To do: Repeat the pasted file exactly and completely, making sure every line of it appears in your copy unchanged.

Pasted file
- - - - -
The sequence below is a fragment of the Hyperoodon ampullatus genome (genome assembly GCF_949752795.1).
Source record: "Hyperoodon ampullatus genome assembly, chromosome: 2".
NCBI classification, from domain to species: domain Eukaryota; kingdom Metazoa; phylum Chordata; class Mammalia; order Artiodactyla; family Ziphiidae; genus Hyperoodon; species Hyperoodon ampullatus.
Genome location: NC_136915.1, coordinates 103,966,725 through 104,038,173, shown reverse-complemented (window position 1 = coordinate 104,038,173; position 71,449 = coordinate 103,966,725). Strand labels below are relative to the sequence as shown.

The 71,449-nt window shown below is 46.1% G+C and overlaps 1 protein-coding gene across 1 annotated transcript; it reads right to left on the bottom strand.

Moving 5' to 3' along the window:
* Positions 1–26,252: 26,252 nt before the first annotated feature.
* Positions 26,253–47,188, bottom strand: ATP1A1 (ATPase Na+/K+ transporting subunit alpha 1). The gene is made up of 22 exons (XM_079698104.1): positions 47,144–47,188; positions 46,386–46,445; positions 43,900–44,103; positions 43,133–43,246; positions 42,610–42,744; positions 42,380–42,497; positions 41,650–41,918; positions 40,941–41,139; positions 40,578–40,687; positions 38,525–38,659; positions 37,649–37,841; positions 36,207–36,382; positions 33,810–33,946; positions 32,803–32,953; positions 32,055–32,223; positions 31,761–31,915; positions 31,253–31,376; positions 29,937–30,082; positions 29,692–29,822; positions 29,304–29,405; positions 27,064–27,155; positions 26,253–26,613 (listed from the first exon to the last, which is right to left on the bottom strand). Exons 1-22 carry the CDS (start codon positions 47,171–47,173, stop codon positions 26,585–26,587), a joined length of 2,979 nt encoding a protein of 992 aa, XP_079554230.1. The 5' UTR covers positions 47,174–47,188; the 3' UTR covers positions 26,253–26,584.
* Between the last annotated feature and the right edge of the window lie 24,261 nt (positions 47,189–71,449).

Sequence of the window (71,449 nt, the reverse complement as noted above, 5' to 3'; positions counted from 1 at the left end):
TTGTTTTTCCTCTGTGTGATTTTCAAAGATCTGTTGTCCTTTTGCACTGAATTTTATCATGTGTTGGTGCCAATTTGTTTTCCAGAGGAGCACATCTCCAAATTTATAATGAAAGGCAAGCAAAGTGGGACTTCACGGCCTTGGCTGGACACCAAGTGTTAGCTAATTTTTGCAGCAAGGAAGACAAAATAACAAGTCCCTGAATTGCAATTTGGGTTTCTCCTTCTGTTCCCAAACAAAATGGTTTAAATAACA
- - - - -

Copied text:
The sequence below is a fragment of the Hyperoodon ampullatus genome (genome assembly GCF_949752795.1).
Source record: "Hyperoodon ampullatus genome assembly, chromosome: 2".
NCBI classification, from domain to species: domain Eukaryota; kingdom Metazoa; phylum Chordata; class Mammalia; order Artiodactyla; family Ziphiidae; genus Hyperoodon; species Hyperoodon ampullatus.
Genome location: NC_136915.1, coordinates 103,966,725 through 104,038,173, shown reverse-complemented (window position 1 = coordinate 104,038,173; position 71,449 = coordinate 103,966,725). Strand labels below are relative to the sequence as shown.

The 71,449-nt window shown below is 46.1% G+C and overlaps 1 protein-coding gene across 1 annotated transcript; it reads right to left on the bottom strand.

Moving 5' to 3' along the window:
* Positions 1–26,252: 26,252 nt before the first annotated feature.
* Positions 26,253–47,188, bottom strand: ATP1A1 (ATPase Na+/K+ transporting subunit alpha 1). The gene is made up of 22 exons (XM_079698104.1): positions 47,144–47,188; positions 46,386–46,445; positions 43,900–44,103; positions 43,133–43,246; positions 42,610–42,744; positions 42,380–42,497; positions 41,650–41,918; positions 40,941–41,139; positions 40,578–40,687; positions 38,525–38,659; positions 37,649–37,841; positions 36,207–36,382; positions 33,810–33,946; positions 32,803–32,953; positions 32,055–32,223; positions 31,761–31,915; positions 31,253–31,376; positions 29,937–30,082; positions 29,692–29,822; positions 29,304–29,405; positions 27,064–27,155; positions 26,253–26,613 (listed from the first exon to the last, which is right to left on the bottom strand). Exons 1-22 carry the CDS (start codon positions 47,171–47,173, stop codon positions 26,585–26,587), a joined length of 2,979 nt encoding a protein of 992 aa, XP_079554230.1. The 5' UTR covers positions 47,174–47,188; the 3' UTR covers positions 26,253–26,584.
* Between the last annotated feature and the right edge of the window lie 24,261 nt (positions 47,189–71,449).

Sequence of the window (71,449 nt, the reverse complement as noted above, 5' to 3'; positions counted from 1 at the left end):
TTGTTTTTCCTCTGTGTGATTTTCAAAGATCTGTTGTCCTTTTGCACTGAATTTTATCATGTGTTGGTGCCAATTTGTTTTCCAGAGGAGCACATCTCCAAATTTATAATGAAAGGCAAGCAAAGTGGGACTTCACGGCCTTGGCTGGACACCAAGTGTTAGCTAATTTTTGCAGCAAGGAAGACAAAATAACAAGTCCCTGAATTGCAATTTGGGTTTCTCCTTCTGTTCCCAAACAAAATGGTTTAAATAACA